“I do not believe that ‘cure’ is a word that is applicable to really any struggle — homosexuality included,” said Chambers, who is married to a woman and has children, but speaks openly about his own sexual attraction to men. “For someone to put out a shingle and say, ‘I can cure homosexuality’ — that to me is as bizarre as someone saying they can cure any other common temptation or struggle that anyone faces on Planet Earth.”
Chambers has cleared books endorsing ex-gay therapy from the Exodus online bookstore in recent months. He said the ministry’s emphasis should be simply helping Christians who want to reconcile their own particular religious beliefs with sexual feelings they consider an affront to Scripture. For some that might mean celibacy; for others, like Chambers, it
meant finding an understanding opposite-sex partner.
“I consider myself fortunate to be in the best marriage I know,” Chambers said. “It’s an amazing thing, yet I do have same-sex attractions. Those things don’t overwhelm me or my marriage; they are something that informs me like any other struggle I might bring to the table.”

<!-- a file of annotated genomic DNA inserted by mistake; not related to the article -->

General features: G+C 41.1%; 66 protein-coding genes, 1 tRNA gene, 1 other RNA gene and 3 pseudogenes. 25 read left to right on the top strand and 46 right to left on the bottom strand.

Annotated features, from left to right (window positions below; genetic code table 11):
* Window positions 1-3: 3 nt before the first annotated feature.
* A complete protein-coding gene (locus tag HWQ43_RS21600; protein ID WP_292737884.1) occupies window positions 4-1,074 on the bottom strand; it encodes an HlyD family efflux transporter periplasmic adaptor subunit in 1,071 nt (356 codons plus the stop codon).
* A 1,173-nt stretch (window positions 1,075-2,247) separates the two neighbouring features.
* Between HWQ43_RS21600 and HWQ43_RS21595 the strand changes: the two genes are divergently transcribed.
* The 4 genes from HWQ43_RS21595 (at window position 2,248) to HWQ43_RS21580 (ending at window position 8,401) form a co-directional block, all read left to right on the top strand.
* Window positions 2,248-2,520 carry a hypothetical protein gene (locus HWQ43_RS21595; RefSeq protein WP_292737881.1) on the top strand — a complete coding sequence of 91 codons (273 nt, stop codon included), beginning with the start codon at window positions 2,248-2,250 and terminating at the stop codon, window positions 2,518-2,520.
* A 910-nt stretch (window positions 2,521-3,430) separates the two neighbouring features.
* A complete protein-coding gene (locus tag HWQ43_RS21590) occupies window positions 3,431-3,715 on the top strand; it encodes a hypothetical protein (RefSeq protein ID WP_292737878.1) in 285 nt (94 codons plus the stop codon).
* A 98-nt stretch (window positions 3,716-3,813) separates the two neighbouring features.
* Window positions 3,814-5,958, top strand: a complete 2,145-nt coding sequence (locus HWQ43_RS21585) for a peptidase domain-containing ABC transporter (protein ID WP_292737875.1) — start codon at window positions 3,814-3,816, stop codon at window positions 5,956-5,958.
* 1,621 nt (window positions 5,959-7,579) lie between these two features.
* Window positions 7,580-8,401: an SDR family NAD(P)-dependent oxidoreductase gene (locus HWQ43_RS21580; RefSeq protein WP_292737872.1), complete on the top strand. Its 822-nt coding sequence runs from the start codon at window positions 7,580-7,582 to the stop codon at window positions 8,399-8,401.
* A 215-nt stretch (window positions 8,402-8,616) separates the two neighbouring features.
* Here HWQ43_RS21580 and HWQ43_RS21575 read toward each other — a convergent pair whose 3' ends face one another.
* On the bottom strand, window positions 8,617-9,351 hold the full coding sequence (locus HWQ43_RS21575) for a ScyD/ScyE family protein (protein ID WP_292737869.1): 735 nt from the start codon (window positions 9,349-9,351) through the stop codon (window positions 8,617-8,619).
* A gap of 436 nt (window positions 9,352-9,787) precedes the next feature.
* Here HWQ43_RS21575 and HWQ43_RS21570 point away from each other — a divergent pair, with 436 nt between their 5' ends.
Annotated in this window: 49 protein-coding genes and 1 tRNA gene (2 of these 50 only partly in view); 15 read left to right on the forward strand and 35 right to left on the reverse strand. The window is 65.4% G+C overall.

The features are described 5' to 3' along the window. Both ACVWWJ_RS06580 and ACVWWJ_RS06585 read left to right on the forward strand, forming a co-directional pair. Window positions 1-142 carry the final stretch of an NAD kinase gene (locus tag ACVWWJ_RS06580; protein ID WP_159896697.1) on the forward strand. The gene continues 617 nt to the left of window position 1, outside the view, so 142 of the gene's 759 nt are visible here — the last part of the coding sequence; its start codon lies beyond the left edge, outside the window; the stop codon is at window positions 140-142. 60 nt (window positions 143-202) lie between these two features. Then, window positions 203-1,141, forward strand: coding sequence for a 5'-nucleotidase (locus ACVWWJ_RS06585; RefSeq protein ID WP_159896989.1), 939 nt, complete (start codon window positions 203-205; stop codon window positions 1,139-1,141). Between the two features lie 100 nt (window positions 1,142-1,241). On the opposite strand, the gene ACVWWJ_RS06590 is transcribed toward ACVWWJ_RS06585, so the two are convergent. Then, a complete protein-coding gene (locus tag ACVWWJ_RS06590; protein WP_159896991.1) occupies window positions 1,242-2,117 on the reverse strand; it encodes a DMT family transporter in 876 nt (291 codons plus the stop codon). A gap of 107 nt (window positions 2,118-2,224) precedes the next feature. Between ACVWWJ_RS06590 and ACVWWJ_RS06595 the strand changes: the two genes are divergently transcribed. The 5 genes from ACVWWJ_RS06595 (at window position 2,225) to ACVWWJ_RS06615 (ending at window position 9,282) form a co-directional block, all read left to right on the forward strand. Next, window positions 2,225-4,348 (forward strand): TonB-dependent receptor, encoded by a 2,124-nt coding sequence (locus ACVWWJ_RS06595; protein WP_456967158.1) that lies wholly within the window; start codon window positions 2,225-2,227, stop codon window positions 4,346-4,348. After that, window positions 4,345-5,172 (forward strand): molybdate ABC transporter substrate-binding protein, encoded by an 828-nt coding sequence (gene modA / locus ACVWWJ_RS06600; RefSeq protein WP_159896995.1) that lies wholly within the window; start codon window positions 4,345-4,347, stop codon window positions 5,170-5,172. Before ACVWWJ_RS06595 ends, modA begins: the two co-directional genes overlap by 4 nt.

Exodus has seen its influence wane in recent decades, as mainstream associations representing psychiatrists and psychologists have relegated reparative therapy to crackpot status. But Exodus and groups like it continue to influence many evangelicals.
“We appreciate any step toward open, transparent honesty that will do less harm to people,” said Wayne Besen, a Vermont-based activist who has worked to discredit ex-gay therapy. “But the underlying belief is still that homosexuals are sexually broken, that something underlying is broken and needs to be fixed. That’s incredibly harmful, it scars people.”